Sunday, July 31, 2005

Curmudgeon in the Wry 302

Sunday, July 31, 2005---673 Words---Average reading time: 2-minutes, 14 seconds
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Rave: Kay Starr
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We know this to be true: When the Tour de Lance reverts to the Tour de France next summer, you and I, almost all of America, will stop caring about the race.
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Hmmmm: Can hotels on islands offer continental breakfasts?
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Good advice: Always avoid single ply toilet paper.
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Rave: I really enjoyed Steven Bochco’s “Over There.” In fact I watched the instant replay. I was not alone as it was one of the 10 highest-rated debuts in the history of basic cable and the highest rated series of the night on cable TV.
It got a lot of ink and TV talk time…and mostly favorable reviews.
I agree with one commentator who said it “is not about pro-war or anti-war…it is just about war.”
I do wish The New Yorker could have kept their editorial out of the review.
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Paperback Reader: Two merciless natural born killers make their way to Washington, DC as the Bicentennial approaches in “King Suckerman” by George Pelecanos. They cross paths with Marcus Clay and Dimitri Karras during a minor drug deal. The results force Clay and Karras to hunt down the killers before the killers wreck havoc on their families. Nobody gets Washington better than Pelecanos. He has not written anything less than A material.
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Ross Thomas never got his fair share of credit for having written some of the best works of crime fiction ever published. Among others, Michael Connelly and Laura Lippman urge their readers not to miss his works. “Chinaman’s Chance” (1978) was enough to hook me. An intricate sting perpetrated by Artie Wu and Quincy Durant---and no one can work a great con like this duo. Those being conned realize it, but feel they can out con the conmen. Add in a colorful group of grifters, ex-CIA types and the former folk trio, Ivory, Silk & Lace. The layers of deceit and inveigling are uncountable and end up with a conspiracy in Dallas in the fall of 1963. Not to be missed…unbeatable fictional creations.
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“Cop Hater” (1956) is the first 87th Precinct novel from Ed McBain, and broke new ground in crime fiction. The scene is set for the 87th and the cops that will fill over fifty novels. Crisp, lean prose and complex character development make for a fast read. It looks like a serial killer is targeting cops. Detective Steve Carella has one slender clue and parlays it into a white hot finale. Easy to see how “Cop Hater” was the genesis of one of the longest and most enduring crime series.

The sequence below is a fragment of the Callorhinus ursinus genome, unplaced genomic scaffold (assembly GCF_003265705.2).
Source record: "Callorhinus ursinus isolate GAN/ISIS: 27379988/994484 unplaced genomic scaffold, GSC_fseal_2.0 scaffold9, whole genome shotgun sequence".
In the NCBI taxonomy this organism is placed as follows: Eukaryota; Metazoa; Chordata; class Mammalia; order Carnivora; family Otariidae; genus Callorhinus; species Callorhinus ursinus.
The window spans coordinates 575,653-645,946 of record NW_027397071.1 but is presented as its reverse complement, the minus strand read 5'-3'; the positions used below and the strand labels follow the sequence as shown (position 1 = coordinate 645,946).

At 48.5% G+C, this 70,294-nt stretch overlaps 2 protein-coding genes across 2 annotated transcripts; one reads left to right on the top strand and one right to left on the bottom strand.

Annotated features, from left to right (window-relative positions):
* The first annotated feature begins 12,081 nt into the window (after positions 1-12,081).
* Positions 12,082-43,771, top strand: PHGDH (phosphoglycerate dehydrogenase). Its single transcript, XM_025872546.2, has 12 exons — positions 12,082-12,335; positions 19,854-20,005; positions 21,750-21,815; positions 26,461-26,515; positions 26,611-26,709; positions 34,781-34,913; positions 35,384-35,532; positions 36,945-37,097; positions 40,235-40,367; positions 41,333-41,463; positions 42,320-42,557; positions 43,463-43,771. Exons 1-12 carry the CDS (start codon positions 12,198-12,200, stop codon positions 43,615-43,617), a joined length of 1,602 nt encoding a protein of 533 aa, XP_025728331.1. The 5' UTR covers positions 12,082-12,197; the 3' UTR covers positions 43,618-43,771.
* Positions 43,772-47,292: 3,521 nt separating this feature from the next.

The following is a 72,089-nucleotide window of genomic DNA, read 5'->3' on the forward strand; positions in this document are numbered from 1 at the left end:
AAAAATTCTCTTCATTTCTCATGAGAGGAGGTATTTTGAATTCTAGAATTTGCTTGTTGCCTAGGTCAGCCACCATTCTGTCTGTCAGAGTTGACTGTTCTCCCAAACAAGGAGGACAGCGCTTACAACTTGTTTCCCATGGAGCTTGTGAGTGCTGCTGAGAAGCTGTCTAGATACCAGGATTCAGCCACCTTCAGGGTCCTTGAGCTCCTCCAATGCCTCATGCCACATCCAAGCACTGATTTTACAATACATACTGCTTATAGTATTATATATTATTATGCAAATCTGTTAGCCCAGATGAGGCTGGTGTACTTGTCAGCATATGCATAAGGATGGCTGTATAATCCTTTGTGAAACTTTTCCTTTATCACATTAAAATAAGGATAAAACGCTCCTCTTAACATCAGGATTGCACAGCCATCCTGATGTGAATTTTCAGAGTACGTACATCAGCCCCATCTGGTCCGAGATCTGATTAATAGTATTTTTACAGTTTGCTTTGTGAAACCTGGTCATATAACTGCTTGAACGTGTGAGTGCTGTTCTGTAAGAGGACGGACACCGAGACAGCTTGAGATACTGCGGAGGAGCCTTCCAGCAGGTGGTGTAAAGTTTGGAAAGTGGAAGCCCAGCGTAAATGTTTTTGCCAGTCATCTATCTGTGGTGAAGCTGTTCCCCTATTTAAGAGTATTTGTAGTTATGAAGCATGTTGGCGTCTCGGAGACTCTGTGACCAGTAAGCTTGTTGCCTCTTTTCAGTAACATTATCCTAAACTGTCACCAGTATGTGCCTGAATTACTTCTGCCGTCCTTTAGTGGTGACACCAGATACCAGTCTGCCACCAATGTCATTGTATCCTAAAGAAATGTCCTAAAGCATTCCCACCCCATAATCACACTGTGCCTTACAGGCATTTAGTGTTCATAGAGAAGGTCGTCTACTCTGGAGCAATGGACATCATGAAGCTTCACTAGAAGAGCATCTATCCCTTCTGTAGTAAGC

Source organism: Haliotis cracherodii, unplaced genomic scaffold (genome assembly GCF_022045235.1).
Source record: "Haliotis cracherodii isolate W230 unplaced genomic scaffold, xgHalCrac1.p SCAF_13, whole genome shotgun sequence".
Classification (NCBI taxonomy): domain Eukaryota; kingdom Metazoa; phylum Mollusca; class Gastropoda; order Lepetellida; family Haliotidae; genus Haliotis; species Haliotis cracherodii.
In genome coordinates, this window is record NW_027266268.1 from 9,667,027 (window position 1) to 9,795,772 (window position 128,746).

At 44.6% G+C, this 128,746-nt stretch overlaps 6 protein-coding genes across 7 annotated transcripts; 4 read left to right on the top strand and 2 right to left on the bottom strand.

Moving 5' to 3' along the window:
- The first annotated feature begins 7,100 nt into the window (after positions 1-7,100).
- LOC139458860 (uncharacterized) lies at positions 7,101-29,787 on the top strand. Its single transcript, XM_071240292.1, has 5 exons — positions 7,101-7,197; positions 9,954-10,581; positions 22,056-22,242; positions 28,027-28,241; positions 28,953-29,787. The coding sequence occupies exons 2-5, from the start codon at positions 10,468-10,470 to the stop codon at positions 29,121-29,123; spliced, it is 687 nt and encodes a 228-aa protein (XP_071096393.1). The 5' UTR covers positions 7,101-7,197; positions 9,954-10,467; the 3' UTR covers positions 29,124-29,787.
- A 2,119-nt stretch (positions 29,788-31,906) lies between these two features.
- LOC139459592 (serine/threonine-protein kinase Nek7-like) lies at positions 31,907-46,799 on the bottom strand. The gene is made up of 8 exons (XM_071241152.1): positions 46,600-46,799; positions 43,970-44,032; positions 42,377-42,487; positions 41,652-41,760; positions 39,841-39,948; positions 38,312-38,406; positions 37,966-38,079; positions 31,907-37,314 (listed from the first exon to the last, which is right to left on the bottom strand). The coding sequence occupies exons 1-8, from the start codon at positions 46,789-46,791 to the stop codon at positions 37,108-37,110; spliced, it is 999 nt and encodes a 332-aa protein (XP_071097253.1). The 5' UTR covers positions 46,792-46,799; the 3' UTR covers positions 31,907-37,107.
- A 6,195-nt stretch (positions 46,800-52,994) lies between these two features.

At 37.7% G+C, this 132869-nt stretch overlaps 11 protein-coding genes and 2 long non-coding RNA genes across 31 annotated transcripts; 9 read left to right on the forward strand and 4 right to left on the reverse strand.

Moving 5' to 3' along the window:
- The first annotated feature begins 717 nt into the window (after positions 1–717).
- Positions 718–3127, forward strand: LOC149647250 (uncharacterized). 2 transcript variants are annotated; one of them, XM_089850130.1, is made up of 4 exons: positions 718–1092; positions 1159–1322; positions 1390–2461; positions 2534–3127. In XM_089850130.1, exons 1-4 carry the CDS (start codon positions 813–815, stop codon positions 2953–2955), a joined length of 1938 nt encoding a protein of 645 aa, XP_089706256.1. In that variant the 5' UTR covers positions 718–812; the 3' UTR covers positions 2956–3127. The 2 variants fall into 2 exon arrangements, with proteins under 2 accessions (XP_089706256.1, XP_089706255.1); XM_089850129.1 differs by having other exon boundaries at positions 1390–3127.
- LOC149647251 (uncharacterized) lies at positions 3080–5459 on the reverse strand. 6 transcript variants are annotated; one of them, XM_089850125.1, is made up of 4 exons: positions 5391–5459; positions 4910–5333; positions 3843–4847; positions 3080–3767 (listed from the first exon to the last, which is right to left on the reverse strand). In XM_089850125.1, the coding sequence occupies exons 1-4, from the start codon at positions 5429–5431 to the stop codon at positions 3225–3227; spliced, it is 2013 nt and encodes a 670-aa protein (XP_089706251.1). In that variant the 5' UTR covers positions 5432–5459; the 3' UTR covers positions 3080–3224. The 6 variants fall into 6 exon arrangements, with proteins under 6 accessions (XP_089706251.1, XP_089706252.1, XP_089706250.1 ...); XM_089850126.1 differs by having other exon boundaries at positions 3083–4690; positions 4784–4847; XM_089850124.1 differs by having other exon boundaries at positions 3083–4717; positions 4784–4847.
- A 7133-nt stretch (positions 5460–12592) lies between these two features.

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In 1973, Robert B. Parker’s highly popular and influential Private Detective, Spenser was introduced in “The Godwulf Manuscript.” Spenser’s unapologetic confidence, snappy repartee and deductive powers explode off the pages and continue thirty-some novels later. No Hawk yet…but Spenser is a pretty self-reliant sort anyway. No tedious Susan or tiresome Pearl the dog, and for that I cheer. Great read!
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Rope-a-dope: Forty-six-year-old Thomas Hearns returned to the ring for a scheduled 10-round fight Saturday, said, “I’m going to prove that age is just a number.” Guess he did just that.
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Hmmmm: It has been said that Grahame Greene wrote exactly 400 words a day, and would stop when he hit that number, even if he was in mid-sentence. May or may not be an urban legend.
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Rant: “Please wait, all of our customer service associates are busy helping other customers.” This translates to: This company does not hire enough people to adequately provide customer service.
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Hmmm: Why do we press harder on a remote control when we know the batteries are getting weak?
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Ever wonder: What did bagpipers play before that guy wrote "Amazing Grace"?
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Best line going on TV: “The matrix is not perfect.”
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If you can read this, thank a teacher. If you are reading it in English thank a Veteran.
That is all.
As you were.

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